Paper Swords

I get a lot of messages in my blog inbox from bands and promoters wanting me to review and post their new music.  There’s simply too much to listen to, and since this is not just a “music” blog, I tend to only post stuff when I really like the music and if the artist’s message is nice, and particularly if it’s personalised.

This week I got one such nice message from Paper Swords, an folk-rock quintet from Southern California, which has been quick off the mark into the studio – according to their biography they only formed this year! Here’s a little taste…

The band consists of Ryan Myers (vocals, guitar, banjo, harmonium, piano), his brother TJ Myers (drums), Patrick Grant (bass), Russell Fletcher (trumpet, banjo, guitar, harmonium, vocals), and Teresa Ramallo (vocals, piano/keys, guitar).

If you like rich orchestrations and interesting songs, they’re worth checking out.  They do a particularly nice job of meshing TJ’s angular drumming with more traditional “folk” instrumentation – in this way they remind me a little of Laura Veir‘s erstwhile backing band Saltbreakers.

Regular readers of this blog will know I’m a sucker for time signatures, so I have to recommend their song Bethseda, which is written in 21/8: but you’ll have to buy their EPWax Moon, Wane” to hear it! As a statement of intent, the EP is very impressive – hopefully there’ll be more music forthcoming soon!

A couple of sample tracks are available via their website, otherwise go to iTunes to pick it up.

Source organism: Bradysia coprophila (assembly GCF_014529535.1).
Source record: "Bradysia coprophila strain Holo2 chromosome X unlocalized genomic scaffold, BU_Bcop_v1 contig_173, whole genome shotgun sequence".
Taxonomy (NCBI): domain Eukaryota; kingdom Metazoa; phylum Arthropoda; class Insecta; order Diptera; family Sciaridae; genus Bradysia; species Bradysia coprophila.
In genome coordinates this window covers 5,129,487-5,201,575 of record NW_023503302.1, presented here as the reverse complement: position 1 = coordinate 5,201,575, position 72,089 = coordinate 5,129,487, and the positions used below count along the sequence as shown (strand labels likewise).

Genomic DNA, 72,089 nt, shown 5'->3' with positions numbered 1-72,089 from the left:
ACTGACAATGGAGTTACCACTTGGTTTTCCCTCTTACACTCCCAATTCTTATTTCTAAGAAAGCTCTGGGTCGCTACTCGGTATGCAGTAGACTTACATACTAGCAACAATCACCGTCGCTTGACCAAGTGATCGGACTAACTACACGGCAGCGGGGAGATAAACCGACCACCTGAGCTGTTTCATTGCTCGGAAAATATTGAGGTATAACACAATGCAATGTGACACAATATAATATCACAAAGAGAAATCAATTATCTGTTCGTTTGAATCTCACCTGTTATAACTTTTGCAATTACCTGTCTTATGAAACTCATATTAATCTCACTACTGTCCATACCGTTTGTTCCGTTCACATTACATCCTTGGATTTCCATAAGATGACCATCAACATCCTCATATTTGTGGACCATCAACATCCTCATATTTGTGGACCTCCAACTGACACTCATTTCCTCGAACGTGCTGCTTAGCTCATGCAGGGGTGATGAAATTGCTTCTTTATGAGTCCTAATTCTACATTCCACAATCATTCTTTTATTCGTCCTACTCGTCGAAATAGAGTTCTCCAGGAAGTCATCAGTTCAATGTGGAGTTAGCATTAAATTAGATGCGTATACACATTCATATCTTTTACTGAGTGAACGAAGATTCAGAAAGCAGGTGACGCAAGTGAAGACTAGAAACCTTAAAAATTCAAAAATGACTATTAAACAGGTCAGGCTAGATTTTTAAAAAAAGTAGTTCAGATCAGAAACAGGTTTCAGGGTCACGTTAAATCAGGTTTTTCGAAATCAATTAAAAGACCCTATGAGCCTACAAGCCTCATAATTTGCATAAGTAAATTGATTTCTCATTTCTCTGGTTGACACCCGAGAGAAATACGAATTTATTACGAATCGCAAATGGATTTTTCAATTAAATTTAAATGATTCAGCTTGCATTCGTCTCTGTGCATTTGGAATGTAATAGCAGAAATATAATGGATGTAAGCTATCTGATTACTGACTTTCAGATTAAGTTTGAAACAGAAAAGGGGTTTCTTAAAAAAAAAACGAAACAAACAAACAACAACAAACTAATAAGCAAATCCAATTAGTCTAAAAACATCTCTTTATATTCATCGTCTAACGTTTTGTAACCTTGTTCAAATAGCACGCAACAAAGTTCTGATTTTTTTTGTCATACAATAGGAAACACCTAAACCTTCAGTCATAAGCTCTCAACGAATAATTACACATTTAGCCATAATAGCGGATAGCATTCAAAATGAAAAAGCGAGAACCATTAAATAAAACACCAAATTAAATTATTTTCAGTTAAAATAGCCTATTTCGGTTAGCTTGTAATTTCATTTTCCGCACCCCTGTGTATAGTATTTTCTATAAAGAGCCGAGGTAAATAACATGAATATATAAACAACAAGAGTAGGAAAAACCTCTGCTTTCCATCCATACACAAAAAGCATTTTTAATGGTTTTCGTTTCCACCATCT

Paper SwordsWax Moon, Wane [Buy on iTunes]

A week of it

If this post seems a little distracted, please excuse it. It’s been one of those weeks, with a lot happening and little respite in sight until Sunday evening. It all started with a having a fire at work on Tuesday, with real smoke and real firefighters and real evacuation.

Then French women insisted in putting dogs in baskets on the RER

The neighbours in my building started writing passive-agressive notes on the front door.

And then writing slightly irrelevant replies on the same notes.

I discovered that they are now advertising my favourite frozen pizza on the metro.

All of this while preparing for the inaugural concert of Les Concerts Gais (et Beaux) tonight at le Temple des Batignolles.

So, please accept my apologies for being slightly all-over-the-place at the moment. Once I find out what’s happening, I’ll let you know.

Lacune estivale

As anyone who follows this blog will notice, there hasn’t been much activity over the past week. Several topics were mooted. (Inter alia: racism in France, quality of life vs income, general annoyance at swish travel writers and foodies who rave about holidays in Languedoc, but have have never spent more than a fortnight here at a stretch, treating the place as some kind of thyme-scented culinary theme-park for their fabulous friends from Manhattan without regard for the region’s crippling rate of unemployment).